The most common sexually transmitted disease can double a woman’s risk of ovarian cancer, according to new research released Thursday.
Women who had chronic chlamydia infections had twice the risk of ovarian cancer compared to women with no evidence of ever having been infected, researchers are expected to report at a meeting of the American Association for Cancer Research in April.
“Our data is lending support for there being a role of pelvic inflammatory disease in ovarian cancer and the prime cause of pelvic inflammatory disease, particularly in the U.S., is chlamydia infection,” the National Cancer Institute’s Britton Trabert told a briefing ahead of the meeting.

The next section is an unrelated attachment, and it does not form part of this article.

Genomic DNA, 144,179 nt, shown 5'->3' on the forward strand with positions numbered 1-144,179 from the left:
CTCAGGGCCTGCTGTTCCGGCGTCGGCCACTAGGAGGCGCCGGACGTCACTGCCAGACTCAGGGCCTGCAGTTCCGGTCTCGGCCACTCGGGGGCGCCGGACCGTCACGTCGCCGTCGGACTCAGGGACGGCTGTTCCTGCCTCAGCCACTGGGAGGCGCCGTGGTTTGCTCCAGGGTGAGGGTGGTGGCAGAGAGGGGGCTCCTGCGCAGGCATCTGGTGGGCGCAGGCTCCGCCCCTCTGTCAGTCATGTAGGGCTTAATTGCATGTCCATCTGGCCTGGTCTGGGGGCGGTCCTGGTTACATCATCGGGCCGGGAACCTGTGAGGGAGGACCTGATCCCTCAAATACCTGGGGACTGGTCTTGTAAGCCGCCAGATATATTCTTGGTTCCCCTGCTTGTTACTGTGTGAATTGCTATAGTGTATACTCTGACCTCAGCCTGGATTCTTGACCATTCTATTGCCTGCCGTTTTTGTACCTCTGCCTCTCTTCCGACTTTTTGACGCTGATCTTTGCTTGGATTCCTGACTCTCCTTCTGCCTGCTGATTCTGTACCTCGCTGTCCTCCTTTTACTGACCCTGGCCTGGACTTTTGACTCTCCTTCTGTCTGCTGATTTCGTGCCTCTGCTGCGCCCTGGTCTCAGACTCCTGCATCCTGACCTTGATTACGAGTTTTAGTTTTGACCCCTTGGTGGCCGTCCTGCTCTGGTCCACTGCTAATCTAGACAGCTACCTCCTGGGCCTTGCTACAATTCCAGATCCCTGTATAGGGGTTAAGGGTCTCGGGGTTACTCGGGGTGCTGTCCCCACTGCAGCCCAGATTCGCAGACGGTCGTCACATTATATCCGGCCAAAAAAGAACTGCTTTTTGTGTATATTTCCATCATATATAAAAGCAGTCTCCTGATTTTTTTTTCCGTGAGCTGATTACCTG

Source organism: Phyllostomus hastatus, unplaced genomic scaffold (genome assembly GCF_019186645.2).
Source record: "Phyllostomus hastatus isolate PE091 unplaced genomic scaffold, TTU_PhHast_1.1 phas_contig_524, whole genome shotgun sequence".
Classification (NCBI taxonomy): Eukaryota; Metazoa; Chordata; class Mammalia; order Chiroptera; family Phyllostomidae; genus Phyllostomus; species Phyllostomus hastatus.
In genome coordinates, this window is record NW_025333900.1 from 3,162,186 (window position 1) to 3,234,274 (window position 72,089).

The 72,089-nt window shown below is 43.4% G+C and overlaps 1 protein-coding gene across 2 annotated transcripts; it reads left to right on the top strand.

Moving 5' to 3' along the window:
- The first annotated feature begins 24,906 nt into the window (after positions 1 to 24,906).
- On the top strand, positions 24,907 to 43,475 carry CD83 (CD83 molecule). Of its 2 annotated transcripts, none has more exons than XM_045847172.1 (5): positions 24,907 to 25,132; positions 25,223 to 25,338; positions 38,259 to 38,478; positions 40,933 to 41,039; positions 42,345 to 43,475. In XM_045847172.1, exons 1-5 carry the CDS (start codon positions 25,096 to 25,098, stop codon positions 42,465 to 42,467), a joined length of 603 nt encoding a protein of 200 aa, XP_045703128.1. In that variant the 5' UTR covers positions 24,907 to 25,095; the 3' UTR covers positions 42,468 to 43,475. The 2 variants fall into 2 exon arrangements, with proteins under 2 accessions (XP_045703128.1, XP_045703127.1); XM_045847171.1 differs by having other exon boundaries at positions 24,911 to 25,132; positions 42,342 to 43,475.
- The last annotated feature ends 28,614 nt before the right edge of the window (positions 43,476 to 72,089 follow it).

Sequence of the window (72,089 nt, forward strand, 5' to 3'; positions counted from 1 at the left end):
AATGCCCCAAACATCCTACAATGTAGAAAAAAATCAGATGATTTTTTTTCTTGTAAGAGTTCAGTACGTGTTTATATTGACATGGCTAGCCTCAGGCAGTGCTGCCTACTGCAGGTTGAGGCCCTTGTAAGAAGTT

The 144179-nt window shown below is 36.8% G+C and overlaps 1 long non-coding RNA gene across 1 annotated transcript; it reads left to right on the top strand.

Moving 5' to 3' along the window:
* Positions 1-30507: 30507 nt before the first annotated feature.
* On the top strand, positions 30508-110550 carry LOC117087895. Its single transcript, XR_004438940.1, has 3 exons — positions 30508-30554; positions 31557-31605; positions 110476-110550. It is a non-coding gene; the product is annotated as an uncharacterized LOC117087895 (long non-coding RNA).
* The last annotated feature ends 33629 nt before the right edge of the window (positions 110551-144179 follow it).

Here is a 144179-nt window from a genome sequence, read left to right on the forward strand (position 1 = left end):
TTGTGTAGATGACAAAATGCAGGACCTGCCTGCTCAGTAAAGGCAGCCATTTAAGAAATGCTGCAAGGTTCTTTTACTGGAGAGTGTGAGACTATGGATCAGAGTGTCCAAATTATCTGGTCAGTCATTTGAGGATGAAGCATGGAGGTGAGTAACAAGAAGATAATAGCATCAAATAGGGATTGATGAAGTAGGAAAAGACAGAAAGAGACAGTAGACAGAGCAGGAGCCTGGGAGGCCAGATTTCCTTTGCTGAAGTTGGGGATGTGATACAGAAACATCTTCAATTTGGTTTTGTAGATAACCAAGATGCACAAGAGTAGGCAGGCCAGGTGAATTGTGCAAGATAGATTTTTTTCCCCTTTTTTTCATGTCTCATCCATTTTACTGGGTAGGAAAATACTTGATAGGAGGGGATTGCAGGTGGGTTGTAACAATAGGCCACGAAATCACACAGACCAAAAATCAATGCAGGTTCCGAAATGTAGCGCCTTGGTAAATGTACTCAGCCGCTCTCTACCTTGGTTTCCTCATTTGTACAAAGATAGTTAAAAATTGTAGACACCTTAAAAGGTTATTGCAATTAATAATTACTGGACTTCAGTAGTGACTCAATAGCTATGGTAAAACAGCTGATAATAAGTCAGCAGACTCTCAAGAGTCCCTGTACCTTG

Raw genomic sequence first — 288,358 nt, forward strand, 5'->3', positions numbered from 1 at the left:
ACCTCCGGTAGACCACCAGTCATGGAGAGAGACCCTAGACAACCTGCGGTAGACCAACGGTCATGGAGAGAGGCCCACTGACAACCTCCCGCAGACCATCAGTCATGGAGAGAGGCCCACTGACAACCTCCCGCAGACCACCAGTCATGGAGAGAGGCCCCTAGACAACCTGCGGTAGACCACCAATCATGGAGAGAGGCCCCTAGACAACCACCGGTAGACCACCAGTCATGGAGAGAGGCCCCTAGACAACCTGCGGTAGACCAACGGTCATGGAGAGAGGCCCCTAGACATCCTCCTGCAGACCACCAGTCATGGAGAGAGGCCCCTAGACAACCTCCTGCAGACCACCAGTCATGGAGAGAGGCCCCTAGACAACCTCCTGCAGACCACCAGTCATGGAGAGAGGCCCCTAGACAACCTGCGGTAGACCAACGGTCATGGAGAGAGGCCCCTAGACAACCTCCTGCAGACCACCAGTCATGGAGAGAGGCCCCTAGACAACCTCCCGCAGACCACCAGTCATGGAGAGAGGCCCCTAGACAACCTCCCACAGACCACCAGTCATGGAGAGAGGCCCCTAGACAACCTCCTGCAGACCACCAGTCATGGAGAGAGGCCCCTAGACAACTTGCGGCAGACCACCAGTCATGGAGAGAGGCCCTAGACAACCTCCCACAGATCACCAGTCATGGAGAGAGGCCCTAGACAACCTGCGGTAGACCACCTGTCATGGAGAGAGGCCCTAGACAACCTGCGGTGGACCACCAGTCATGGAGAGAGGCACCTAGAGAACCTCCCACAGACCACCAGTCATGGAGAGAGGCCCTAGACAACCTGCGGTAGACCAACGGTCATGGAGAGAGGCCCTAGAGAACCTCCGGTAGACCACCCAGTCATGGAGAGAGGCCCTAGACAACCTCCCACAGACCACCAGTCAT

“We are seeing a doubling in ovarian cancer risk with a prior history of pelvic inflammatory disease.”
Ovarian cancer is not common, but it will be diagnosed in more than 21,000 American women this year and it will kill more than 14,000. It is the fifth leading cause of cancer deaths among women, killing 55 percent of patients within five years.
Chlamydia is very common. More than 1.5 million Americans have chlamydia, the Centers for Disease Control and Prevention reports. Chlamydia is easily treated with antibiotics, but it often causes no symptoms, so people can be infected for months or even years and not know it.